Rancho Sierra Vista

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View of Rancho Sierra Vista with Boney Mountain in the background

Rancho Sierra Vista is one of the last intact ranches from the first half of the twentieth century in the Santa Monica Mountains. The majority of the landscape is much as it was 100 years ago. The area is now owned by the Santa Monica Mountains National Recreation Area, a unit of the National Park System.

It is home of Satwiwa Native American Indian Culture Center.[1]

Prehistory and European Contact[edit]

Over 150 archeological sites have been found indicating both permanent and transient occupation of the area by Native Americans. In 2014, glass beads were found at a small site exposed by the Springs Fire. This find possibly indicates contact in the late 1700s during the initial period of Spanish colonial occupation.[2]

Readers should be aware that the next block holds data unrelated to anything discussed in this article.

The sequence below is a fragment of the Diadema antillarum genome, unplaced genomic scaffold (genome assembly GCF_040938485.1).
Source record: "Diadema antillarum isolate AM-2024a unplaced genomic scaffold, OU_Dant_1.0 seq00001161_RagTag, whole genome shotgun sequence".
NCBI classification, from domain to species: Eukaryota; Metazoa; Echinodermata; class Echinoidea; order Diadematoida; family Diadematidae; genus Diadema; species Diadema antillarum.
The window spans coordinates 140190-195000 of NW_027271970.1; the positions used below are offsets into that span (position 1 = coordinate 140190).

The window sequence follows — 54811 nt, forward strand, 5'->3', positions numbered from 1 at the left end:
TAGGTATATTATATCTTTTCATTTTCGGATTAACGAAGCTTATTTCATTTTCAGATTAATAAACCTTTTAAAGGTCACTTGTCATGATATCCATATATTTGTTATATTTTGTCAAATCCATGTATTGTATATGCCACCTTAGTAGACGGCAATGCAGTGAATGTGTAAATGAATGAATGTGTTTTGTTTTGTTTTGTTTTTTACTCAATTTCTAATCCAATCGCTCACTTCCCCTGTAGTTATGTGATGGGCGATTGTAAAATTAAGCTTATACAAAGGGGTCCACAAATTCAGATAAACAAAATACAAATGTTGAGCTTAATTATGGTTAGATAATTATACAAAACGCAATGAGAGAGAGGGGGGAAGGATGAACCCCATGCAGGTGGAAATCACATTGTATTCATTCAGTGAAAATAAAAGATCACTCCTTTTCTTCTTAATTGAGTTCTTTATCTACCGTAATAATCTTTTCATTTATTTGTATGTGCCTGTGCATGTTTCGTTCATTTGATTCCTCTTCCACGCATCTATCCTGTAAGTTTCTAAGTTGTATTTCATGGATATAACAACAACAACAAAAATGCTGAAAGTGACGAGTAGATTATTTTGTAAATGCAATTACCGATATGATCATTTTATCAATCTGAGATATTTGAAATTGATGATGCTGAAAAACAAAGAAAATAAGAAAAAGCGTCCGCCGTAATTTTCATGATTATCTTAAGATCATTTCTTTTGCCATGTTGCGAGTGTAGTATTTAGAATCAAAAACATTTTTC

The first European land exploration of the area was the Portola Expedition of 1769-70. The horsemen portrayed in the Saddle Rock Ranch Pictographs in the heart of the Santa Monica Mountains are considered to be a representation of Portola's exploring party, and have been determined to be eligible as a National Historic Landmark.[3] The expeditions led by Juan Bautista de Anza also travelled through the area, first in 1774 and then again in 1776. The Juan Bautista de Anza National Historic Trail passes through Rancho Sierra Vista.

Rancho period, 1802–1870s[edit]

Rancho Las Virgenes, 1802[edit]

Rancho Las Virgenes was a 17,760 acre land grant given to Miguel Ortega but was abandoned after his death in 1809. Nemecio Domínguez and Domingo Carrillo received a Mexican grant in 1834.[4] The lands of the Rancho Las Vírgenes included present day Agoura Hills, Oak Park, and Westlake Village and part of the Santa Monica Mountains.[5]